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Lawler Called out Marjorie Taylor Greene For Her Infamous ‘Jewish Space Lasers’ Comments. More Intra-party Shaming Please.

While Lawler and others have been outspoken about anti-Semtism within the protest movement, we’ve heard almost nothing from the GOP about the normalization of anti-Semitism within its own ranks, not to mention the presumptive Republican nominee for president, whom Lawler supports.

It was a rare bipartisan moment.

The GOP cannot even agree with Democrats to commit to a peaceful transfer of power, or to pass routine spending bills — including, for months, aid to Israel and Ukraine. 

But a few weeks ago, Rockland’s own Republican Rep. Mike Lawler joined in the time-honored tradition of taunting Rep. Marjorie Taylor Green for her conspiracy theory that California wildfires were ignited by the Rothschild family’s operation of “space solar generators,” or what have been coined “Jewish space lasers.”  

Attempting to blame natural disasters on a conspiracy theory revolving around Jewish space lasers is textbook antisemitism.

Lawler points this out in a new bill he co-sponsored, which passed with substantial bipartisan support, that defines antisemitism based on the National Holocaust Remembrance Alliance’s “non-binding working definition” of antisemitism, which includes the following example as guidance: “Accusing Jews as a people of being responsible for real or imagined wrongdoing committed by a single Jewish person or group, or even for acts committed by non-Jews.”

“Moscow Marjorie has clearly gone off the deep end, maybe the result of a space laser,” Lawler said after she tried (unsuccessfully) to boot the GOP’s own speaker, Mike Johnson. “But this type of tantrum is absolutely unacceptable. And it does nothing to further the cause of the conservative movement.”

But recent statements made by Lawler (who did not reply to our request for comment) stand out for just how unusual they are, and maybe they can serve as a useful reminder to the GOP that if party if it wants to maintain any measure of moral high ground on the issue of anti-Semitism, they’ll at least need to tone it down in their own party.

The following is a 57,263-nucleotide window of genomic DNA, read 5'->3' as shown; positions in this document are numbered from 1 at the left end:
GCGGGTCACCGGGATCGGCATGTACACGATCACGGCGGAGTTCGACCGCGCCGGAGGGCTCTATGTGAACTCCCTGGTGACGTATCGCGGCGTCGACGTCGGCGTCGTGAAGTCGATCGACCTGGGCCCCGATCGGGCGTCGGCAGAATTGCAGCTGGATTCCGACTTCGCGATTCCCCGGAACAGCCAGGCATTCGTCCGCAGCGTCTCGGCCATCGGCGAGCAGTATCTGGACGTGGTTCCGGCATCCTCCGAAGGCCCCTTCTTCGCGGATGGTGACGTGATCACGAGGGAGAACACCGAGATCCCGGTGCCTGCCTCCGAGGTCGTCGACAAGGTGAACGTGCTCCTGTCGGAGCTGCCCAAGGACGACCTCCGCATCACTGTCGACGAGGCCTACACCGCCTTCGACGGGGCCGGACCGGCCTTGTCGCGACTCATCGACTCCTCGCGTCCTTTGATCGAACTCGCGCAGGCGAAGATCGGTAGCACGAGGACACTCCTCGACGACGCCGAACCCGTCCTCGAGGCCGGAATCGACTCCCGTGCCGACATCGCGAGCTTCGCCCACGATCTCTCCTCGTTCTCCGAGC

The truth is that the mostly MAGA-led Republican Party has allowed anti-Semitism to flourish within its ranks, platforming and normalizing Neo Nazis and empowering them like never before. Now they want us to forget that. 

Johnson (himself a Christian nationalist, lest we forget) has tried to capitalize on the issue of anti-Semitism, literally foisting himself into the middle of the controversy by giving a speech on Columbia University’s campus amid the protests.

Meanwhile, his party is unlikely to call up a vote on a bill introduced by New York Democrat Rep. Dan Goldman to allocate $280 million to the Department of Education’s Office of Civil Rights, which enforces federal anti-discrimination laws, including protecting students from anti-semitism.

Lawler’s district, which includes Rockland County, is home to one of the largest Jewish populations in the country.

But while he and others have been outspoken about anti-Semtism within the protest movement, we’ve heard almost nothing from the GOP about the normalization of anti-Semitism within its own ranks, not to mention the presumptive Republican nominee for president, whom Lawler supports.

Donald Trump has said that any Jews who vote for Democrats hate “their religion,” “hate everything about Israel,” and “and “should be ashamed of themselves” for their “disloyalty.” He’s also reportedly said that “Hitler did a lot of good things” and praised German generals.

His most recent foray into antisemitism includes posting a 30-second video on Truth Social featuring fake future news articles that would run if he wins the election. They included “the creation of a unified Reich” under the headline “What’s next for America?,” according to the New York Times.

Another hypothetical headline alludes to rejecting “globalists” if Trump becomes president again. The term, which has gained traction in certain right-wing circles, is seen by many as thinly veiled antisemitism.

The Trump campaign said the video was posted on a Monday afternoon by a member of his staff, but it remained up into the next day.

It would be nice if the GOP’s sudden pearl-clutching in the face of the very real and growing problem of anti-Semitism made it a little more awkward for Republican politicians who tolerate and promote bigotry emanating from their own party. But we’re not holding our breath.


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